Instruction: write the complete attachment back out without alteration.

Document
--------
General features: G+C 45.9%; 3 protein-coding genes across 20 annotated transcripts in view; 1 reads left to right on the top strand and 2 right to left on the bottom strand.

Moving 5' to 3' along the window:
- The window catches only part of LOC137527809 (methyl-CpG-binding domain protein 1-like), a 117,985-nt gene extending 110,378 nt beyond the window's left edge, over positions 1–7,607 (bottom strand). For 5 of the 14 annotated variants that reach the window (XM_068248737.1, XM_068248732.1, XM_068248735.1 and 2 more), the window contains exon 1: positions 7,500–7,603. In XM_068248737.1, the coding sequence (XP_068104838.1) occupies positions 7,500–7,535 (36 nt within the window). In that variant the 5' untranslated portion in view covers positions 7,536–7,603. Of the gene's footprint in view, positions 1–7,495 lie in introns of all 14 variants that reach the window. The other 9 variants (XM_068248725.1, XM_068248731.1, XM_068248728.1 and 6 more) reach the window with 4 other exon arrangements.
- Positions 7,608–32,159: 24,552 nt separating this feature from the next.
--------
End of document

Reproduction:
General features: G+C 45.9%; 3 protein-coding genes across 20 annotated transcripts in view; 1 reads left to right on the top strand and 2 right to left on the bottom strand.

Moving 5' to 3' along the window:
- The window catches only part of LOC137527809 (methyl-CpG-binding domain protein 1-like), a 117,985-nt gene extending 110,378 nt beyond the window's left edge, over positions 1–7,607 (bottom strand). For 5 of the 14 annotated variants that reach the window (XM_068248737.1, XM_068248732.1, XM_068248735.1 and 2 more), the window contains exon 1: positions 7,500–7,603. In XM_068248737.1, the coding sequence (XP_068104838.1) occupies positions 7,500–7,535 (36 nt within the window). In that variant the 5' untranslated portion in view covers positions 7,536–7,603. Of the gene's footprint in view, positions 1–7,495 lie in introns of all 14 variants that reach the window. The other 9 variants (XM_068248725.1, XM_068248731.1, XM_068248728.1 and 6 more) reach the window with 4 other exon arrangements.
- Positions 7,608–32,159: 24,552 nt separating this feature from the next.